India McDermott MA, BA
Postgraduate Researcher (University of Southampton)
I was an undergraduate student at the University of Southampton from 2016-2020, on the integrated master’s course in Archaeology. Through this I gravitated rather quickly to CAHO seminars, although I didn’t get involved in my undergrad years. As I always had an interest in prehistory and grew up in France near several famous cave art sites, I focused my undergrad dissertation on cave art (The Art of Social Bonding: Did cave art help construct and maintain social bonds in the French Upper Paleolithic 40,000 – 10,000 BP?). This led to a fascination with symbolic behaviours, particularly in Neanderthals, which then turned into my Masters Dissertation (Symbolic signs as signs of symbolism? The autonomous development of symbolic behaviour in Neanderthals prior to the arrival of AMH in Europe: A study of non-utilitarian objects from the European Middle Paleolithic). Whilst I was writing my masters dissertation, I realized I wanted to continue with this line of research for my PhD. I participated in several ERASMUS archaeology excavations, one in 2018 where I spent a month at the Kierikki Stone Age center in Finland where I also participated in an experimental Archaeology project where I helped build a functional Stone Age coracle (and gained an obsession with building things as a side effect!). My second ERASMUS excavation was in commercial archaeology based in Magdeburg, Germany for a month in 2019.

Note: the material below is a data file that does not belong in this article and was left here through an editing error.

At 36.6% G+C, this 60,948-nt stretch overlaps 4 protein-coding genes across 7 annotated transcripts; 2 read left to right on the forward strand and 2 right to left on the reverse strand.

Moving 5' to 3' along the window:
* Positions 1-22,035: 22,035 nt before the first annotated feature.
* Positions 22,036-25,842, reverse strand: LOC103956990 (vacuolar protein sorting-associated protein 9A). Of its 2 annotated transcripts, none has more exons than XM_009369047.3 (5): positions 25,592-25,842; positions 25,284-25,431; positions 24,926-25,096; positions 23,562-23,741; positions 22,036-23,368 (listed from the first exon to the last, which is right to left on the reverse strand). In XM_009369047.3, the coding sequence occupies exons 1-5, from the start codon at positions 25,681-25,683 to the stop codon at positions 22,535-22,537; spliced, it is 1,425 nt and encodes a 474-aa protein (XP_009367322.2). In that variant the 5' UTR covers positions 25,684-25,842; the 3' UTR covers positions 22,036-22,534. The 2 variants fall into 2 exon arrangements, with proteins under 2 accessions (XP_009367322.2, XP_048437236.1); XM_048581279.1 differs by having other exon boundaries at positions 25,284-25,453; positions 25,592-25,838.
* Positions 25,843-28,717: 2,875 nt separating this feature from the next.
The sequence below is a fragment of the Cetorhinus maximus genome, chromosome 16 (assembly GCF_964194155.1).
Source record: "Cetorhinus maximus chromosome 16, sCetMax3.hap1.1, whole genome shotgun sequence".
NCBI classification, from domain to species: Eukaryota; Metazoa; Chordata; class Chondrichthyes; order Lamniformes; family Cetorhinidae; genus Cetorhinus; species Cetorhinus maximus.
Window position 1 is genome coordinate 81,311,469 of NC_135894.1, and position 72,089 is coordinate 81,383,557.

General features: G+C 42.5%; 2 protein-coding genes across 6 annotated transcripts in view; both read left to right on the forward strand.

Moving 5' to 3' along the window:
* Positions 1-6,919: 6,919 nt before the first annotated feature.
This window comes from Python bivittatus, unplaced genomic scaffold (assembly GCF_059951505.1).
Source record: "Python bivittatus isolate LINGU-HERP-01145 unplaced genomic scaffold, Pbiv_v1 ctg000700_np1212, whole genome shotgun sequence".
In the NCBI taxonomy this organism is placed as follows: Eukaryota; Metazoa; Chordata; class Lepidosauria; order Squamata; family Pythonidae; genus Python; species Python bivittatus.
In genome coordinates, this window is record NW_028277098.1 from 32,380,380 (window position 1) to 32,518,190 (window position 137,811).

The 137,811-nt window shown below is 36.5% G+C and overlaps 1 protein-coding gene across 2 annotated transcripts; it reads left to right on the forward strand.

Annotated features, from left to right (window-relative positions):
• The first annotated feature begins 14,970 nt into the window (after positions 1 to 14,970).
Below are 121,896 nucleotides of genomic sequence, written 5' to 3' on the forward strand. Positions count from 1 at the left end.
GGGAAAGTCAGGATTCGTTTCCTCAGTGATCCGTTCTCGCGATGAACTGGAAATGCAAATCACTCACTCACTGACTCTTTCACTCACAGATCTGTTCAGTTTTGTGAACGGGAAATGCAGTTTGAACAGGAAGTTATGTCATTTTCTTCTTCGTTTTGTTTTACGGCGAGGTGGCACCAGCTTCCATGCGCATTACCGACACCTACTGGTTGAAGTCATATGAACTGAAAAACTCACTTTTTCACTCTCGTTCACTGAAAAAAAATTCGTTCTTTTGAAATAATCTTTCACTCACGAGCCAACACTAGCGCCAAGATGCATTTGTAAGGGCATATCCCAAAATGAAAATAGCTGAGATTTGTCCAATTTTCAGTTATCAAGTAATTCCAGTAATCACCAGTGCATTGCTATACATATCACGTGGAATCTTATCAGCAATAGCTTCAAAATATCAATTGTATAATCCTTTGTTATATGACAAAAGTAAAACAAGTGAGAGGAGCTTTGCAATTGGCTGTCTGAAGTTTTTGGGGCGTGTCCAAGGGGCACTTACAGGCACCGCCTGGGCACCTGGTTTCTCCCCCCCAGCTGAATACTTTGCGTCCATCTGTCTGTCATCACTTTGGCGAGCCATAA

I returned to the University of Southampton at the end of 2021 to start my PhD, with the research goal of using experimental archaeology to investigate practical methods of transmission of symbolic behaviours by and between Middle Paleolithic Neanderthals, under the supervision of Professor William Davies and Dr Cheryl Metcalf. I aim to use an experimental approach to recreate specific behaviours using volunteers, including mapping out what grip postures and hand movements are used in each behaviour and when. I am very excited to see where this line of inquiry will take me in the future.
Centre for the Archaeology of Human Origins